The fourth element in Material cognition is the ego. In this is effected the union of pictures or images and concepts. The ego preserves its images in the memory. If this were not the case there would be no possibility of continuous inner life, for the images of things would remain only so long as the things themselves produced some effect on the soul. The inner life indeed depends upon the linking of one perception with another perception. The ego orientates itself in the world to-day because, with the seeing certain objects, the images come up again of similar ones of yesterday. We must surely realize how impossible the life of the soul would be if we could retain the image of a thing only so long as the thing itself stood before us.
The ego also serves to unify concepts; combining them and thus making a survey, it arrives at an understanding of the world. It is this linking up of concepts that brings about the formation of a judgment. Separate concepts do not help man to find his way; his activity depends upon his capacity to combine them, that is, to form judgments.
Material cognition consists in receiving through the senses impressions of objects and images of the outer world. We possess the faculty of perceiving, or sensibility. The impression received from outside is also called sensation. Therefore four elements have here to be considered: Sensation, Picture, Concept and Ego. In the next higher stage of knowledge, the impression made upon the physical senses, the sensation is absent. There is now no longer any external sense-object, and only three of the factors remain to which man is accustomed in ordinary knowledge: Image, Concept and Ego.
Ordinary knowledge in a healthy individual creates no image and no concept when there is no object present to the outer senses. The ego is then inactive. To form images of sensible objects which do not actually exist is to live in fantasy. It is this very faculty of forming images which the occult student acquires, even in the absence of an outer object. Something else in him must take the place of external objects; he must be able to call up images when no object affects his senses. Something else must take the place of sensation, and this something is Imagination. At this stage images appear to him exactly as though a sensible object were making an impression upon him; they are as vivid and true as sense-images, yet they come not from the material world but from the world of soul and spirit. The senses then remain wholly inactive.
It is obvious that this faculty of having comprehensive images without sense-impressions must first be acquired, and it is attained through meditation and the exercises which have been described elsewhere. * The man restricted to the world of sense lives within the limits of a sphere of images which have gained access to him through the senses, but the imaginative man draws his images from a higher source.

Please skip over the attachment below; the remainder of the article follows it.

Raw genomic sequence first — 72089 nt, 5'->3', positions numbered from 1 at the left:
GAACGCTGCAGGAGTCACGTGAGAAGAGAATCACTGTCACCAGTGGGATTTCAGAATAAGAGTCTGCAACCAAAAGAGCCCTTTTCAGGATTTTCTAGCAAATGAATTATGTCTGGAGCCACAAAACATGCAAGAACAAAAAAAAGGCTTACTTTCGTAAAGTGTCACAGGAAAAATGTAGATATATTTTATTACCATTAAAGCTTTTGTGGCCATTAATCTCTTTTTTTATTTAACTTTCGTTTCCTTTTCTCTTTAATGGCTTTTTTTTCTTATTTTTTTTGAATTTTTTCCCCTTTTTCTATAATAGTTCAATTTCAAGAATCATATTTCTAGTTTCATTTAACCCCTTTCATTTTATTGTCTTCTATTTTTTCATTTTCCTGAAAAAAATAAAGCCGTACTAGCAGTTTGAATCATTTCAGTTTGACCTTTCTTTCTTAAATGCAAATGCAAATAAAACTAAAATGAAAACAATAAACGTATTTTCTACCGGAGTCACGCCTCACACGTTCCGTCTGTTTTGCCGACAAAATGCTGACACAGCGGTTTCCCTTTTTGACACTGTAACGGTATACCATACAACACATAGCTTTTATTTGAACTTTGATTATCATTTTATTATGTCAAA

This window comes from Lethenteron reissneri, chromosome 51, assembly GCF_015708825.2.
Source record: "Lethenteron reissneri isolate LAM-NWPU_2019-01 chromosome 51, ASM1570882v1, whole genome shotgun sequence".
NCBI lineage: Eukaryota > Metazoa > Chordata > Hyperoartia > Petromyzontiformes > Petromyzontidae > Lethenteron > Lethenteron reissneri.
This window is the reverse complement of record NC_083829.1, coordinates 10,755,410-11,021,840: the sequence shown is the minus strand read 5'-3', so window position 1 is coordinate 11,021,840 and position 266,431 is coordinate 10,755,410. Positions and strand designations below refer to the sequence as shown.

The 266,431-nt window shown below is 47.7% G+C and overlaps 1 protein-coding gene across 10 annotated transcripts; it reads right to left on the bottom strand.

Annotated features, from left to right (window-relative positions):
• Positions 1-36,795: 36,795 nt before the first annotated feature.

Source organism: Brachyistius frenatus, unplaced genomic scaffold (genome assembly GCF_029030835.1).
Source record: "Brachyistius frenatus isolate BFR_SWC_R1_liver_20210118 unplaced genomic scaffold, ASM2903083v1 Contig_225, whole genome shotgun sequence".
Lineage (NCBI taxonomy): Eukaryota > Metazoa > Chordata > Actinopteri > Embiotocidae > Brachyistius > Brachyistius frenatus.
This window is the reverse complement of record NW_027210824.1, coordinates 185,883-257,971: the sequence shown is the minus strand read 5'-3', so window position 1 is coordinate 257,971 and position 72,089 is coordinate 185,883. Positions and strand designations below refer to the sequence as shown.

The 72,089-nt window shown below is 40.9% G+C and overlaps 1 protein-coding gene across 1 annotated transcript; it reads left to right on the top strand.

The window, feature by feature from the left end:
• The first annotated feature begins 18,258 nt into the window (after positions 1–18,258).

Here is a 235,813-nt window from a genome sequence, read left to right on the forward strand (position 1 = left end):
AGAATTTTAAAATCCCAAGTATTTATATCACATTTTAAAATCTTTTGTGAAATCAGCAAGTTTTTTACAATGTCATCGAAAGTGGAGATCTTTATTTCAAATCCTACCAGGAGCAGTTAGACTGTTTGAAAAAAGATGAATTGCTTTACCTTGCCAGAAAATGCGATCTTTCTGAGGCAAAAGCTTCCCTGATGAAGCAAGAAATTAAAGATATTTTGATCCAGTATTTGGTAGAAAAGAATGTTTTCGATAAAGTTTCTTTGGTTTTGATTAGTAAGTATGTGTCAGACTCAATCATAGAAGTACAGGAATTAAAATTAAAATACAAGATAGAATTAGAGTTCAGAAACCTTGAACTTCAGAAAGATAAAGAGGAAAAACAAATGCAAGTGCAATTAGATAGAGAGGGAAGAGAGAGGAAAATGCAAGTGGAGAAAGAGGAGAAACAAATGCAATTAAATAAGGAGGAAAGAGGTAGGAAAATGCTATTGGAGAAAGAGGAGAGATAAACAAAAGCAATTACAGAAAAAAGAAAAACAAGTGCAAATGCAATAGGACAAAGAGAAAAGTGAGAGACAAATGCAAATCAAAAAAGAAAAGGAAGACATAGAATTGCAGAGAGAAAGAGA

A very careful training is necessary in order to distinguish delusion from reality in this higher world of images. When such images first enter a man s mind he is inclined to dismiss them as only fancy, a mere outcome of the imagination. This is easily understood, for at present man is accustomed to call that alone real which he finds, without his own effort, on the sure foundation of the perceptions of his senses. He must first train himself to accept as real things which are caused in quite another way, and in this matter he cannot be too careful to avoid falling into fantasy. The capacity to decide between reality and illusion in these higher regions can only come by experience, and this experience must be gained in a quiet, patient inner life. He must be prepared to find illusion playing sorry tricks with him, and images presenting themselves which are the result of some delusion of the outer senses or of abnormal life. Once, however, he has learned completely to choke the sources of fantasy he will have achieved Imagination, and it will be clear to him that the world which he has now entered is not only just as real as the world of sense but more so.
In the third stage of knowledge images no longer appear. We now have to deal with Concept and Ego. Whereas in the second stage there was still a world of images around us, reminding us of the moments when a vivid memory conjured up impressions from the outer world without ourselves receiving such impressions, these images are absent in the third stage. We live henceforth in a purely spiritual world. Those accustomed to confine themselves to the senses will be tempted to believe that this world is pale and colourless, but such is far from being the case. Neither is there anything pale or shadowy about the image-world of the second stage, although this is what the images of the memory are for the most part, when the physical objects have vanished. The pictures of the imagination possess in truth a vivacity and a comprehensiveness which far surpass those of the shadowy memory-pictures of the sensible world, and even the glowing and ever changing physical world itself. As compared with the realm of imagination the latter is but a shadow.
But how to p

  • Accueil Accueil
  • Univers Univers
  • Ebooks Ebooks
  • Livres audio Livres audio
  • Presse Presse
  • BD BD
  • Documents Documents